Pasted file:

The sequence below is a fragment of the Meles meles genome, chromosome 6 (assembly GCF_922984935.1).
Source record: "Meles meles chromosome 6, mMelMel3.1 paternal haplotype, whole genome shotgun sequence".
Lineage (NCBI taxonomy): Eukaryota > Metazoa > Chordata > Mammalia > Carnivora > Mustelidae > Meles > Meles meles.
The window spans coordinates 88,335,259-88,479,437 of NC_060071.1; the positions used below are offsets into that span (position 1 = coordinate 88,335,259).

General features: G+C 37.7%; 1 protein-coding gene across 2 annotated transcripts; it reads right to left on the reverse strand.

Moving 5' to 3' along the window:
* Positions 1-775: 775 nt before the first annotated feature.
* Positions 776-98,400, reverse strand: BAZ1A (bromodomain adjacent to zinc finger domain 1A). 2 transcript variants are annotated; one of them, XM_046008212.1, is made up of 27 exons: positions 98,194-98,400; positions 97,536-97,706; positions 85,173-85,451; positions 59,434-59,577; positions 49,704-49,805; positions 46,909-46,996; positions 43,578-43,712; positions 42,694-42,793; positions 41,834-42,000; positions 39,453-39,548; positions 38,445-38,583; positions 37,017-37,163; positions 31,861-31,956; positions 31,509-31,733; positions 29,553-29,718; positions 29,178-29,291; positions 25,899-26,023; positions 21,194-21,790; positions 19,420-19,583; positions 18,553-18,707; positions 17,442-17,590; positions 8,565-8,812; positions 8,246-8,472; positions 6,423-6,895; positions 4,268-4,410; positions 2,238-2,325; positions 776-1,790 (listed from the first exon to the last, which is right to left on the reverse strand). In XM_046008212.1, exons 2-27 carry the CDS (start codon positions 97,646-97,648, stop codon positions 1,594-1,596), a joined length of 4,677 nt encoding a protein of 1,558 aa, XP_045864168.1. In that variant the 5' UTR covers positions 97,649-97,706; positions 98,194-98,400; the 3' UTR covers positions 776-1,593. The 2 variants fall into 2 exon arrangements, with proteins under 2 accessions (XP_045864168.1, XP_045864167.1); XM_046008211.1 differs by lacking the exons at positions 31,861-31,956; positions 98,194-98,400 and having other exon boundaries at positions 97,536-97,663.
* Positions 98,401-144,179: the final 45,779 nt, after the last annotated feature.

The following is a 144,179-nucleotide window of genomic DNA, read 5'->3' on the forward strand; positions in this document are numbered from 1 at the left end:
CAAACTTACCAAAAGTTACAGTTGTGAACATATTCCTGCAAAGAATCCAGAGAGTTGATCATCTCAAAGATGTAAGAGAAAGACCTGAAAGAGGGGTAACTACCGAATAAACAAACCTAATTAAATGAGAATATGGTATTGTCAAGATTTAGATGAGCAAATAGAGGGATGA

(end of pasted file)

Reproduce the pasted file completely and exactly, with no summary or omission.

The sequence below is a fragment of the Meles meles genome, chromosome 6 (assembly GCF_922984935.1).
Source record: "Meles meles chromosome 6, mMelMel3.1 paternal haplotype, whole genome shotgun sequence".
Lineage (NCBI taxonomy): Eukaryota > Metazoa > Chordata > Mammalia > Carnivora > Mustelidae > Meles > Meles meles.
The window spans coordinates 88,335,259-88,479,437 of NC_060071.1; the positions used below are offsets into that span (position 1 = coordinate 88,335,259).

General features: G+C 37.7%; 1 protein-coding gene across 2 annotated transcripts; it reads right to left on the reverse strand.

Moving 5' to 3' along the window:
* Positions 1-775: 775 nt before the first annotated feature.
* Positions 776-98,400, reverse strand: BAZ1A (bromodomain adjacent to zinc finger domain 1A). 2 transcript variants are annotated; one of them, XM_046008212.1, is made up of 27 exons: positions 98,194-98,400; positions 97,536-97,706; positions 85,173-85,451; positions 59,434-59,577; positions 49,704-49,805; positions 46,909-46,996; positions 43,578-43,712; positions 42,694-42,793; positions 41,834-42,000; positions 39,453-39,548; positions 38,445-38,583; positions 37,017-37,163; positions 31,861-31,956; positions 31,509-31,733; positions 29,553-29,718; positions 29,178-29,291; positions 25,899-26,023; positions 21,194-21,790; positions 19,420-19,583; positions 18,553-18,707; positions 17,442-17,590; positions 8,565-8,812; positions 8,246-8,472; positions 6,423-6,895; positions 4,268-4,410; positions 2,238-2,325; positions 776-1,790 (listed from the first exon to the last, which is right to left on the reverse strand). In XM_046008212.1, exons 2-27 carry the CDS (start codon positions 97,646-97,648, stop codon positions 1,594-1,596), a joined length of 4,677 nt encoding a protein of 1,558 aa, XP_045864168.1. In that variant the 5' UTR covers positions 97,649-97,706; positions 98,194-98,400; the 3' UTR covers positions 776-1,593. The 2 variants fall into 2 exon arrangements, with proteins under 2 accessions (XP_045864168.1, XP_045864167.1); XM_046008211.1 differs by lacking the exons at positions 31,861-31,956; positions 98,194-98,400 and having other exon boundaries at positions 97,536-97,663.
* Positions 98,401-144,179: the final 45,779 nt, after the last annotated feature.

The following is a 144,179-nucleotide window of genomic DNA, read 5'->3' on the forward strand; positions in this document are numbered from 1 at the left end:
CAAACTTACCAAAAGTTACAGTTGTGAACATATTCCTGCAAAGAATCCAGAGAGTTGATCATCTCAAAGATGTAAGAGAAAGACCTGAAAGAGGGGTAACTACCGAATAAACAAACCTAATTAAATGAGAATATGGTATTGTCAAGATTTAGATGAGCAAATAGAGGGATGA